Art Department finds new home on Fifth Avenue

Beginning this term, Portland State University’s Art Department will begin a move to the former home of the Art Institute of Portland at 2000 S.W. Fifth Avenue.

Michihiro Kosuge, Art Department chair, describes the move as a necessary and exciting evolution in the development of PSU’s Art department.

“Two years ago I heard a rumor that this building was for sale, and PSU was looking to buy it,” Kosuge said.

He immediately began working with various administrators to secure the building for the art department.

“A memo went out to all campus requesting input, four departments responded: Art, speech communications and hearing communications, engineering,” assistant director of Facilities Robyn Pierce said.

The Art Department was ready to make a proposal.

“There was a need for the space, and they fit the space very well,” Pierce said.

“On May 23 art was chosen to formalize their request,” Pierce said.

The initial plan was for the winning department to occupy the new building and give up their existing space. But negotiations netted the Art Department some extra space.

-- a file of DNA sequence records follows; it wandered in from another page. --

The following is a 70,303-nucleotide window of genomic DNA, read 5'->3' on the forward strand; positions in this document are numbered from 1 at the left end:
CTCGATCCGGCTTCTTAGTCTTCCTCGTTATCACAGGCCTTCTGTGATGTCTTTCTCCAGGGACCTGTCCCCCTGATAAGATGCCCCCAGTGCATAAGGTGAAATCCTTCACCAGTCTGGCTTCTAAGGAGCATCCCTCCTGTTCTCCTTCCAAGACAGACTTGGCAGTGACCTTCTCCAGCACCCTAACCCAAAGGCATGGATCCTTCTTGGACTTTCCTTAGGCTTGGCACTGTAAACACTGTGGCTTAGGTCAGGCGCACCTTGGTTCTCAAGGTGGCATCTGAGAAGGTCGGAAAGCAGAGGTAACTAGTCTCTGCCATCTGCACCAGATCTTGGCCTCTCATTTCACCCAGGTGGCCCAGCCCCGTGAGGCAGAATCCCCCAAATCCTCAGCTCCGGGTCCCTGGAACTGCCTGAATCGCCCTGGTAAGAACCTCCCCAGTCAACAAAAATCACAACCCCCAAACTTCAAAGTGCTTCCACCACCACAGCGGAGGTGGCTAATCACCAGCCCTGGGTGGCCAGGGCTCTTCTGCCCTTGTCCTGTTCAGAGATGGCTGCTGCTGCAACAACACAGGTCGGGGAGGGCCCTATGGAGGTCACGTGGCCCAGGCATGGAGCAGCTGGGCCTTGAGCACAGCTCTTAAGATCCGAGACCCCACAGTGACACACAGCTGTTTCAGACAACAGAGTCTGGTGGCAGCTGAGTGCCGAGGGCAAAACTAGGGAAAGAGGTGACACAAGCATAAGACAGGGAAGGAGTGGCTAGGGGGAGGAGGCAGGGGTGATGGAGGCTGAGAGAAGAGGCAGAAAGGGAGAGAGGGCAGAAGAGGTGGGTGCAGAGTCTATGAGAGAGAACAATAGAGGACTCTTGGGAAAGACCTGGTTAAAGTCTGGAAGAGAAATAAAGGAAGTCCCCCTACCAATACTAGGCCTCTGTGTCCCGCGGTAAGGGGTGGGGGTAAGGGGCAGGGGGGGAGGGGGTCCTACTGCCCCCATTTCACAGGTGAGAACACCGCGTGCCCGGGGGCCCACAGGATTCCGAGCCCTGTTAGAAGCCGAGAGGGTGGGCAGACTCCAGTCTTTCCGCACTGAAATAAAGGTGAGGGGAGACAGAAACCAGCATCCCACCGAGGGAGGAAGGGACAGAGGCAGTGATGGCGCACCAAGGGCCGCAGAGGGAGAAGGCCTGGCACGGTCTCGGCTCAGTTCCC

“What happened in the negotiations is that art grew 40 percent in space,” Pierce said.

The Art Department will maintain roughly half of the Art Department space on the second floor of Neuberger Hall, while the carpentry shop and one graduate studio will remain in Shattuck hall.

Currently, only the offices of the art department have moved to their new home, but expectations are that some classes will start in the new building spring term, with minor construction continuing into the summer.

The biggest improvement to current facilities is the upgrade the Art Department’s slide library has received in the move.

The slide library currently occupies a space described by both Kosuge and Pierce as “tiny,” Kosuge feels the new slide library will be a great improvement of a resource used by historians, architects and others on campus.

Additionally, a new student lounge will be built in the old Art Institute building.

Kosuge feels the move will enable the department to explore new endeavors such as animation.

While upgrading current curriculum is a goal, Kosuge would also like to reach out into the community.

Part of that effort is seen in the new James DePriest Honorary Professorship, which will allow local artists to do more work in developing young art students in high schools for work in college, as well as addressing the lack of representation among African American students in the PSU population.

“Today’s education is not only in the classroom, we have to go out into the community,” Kosuge said.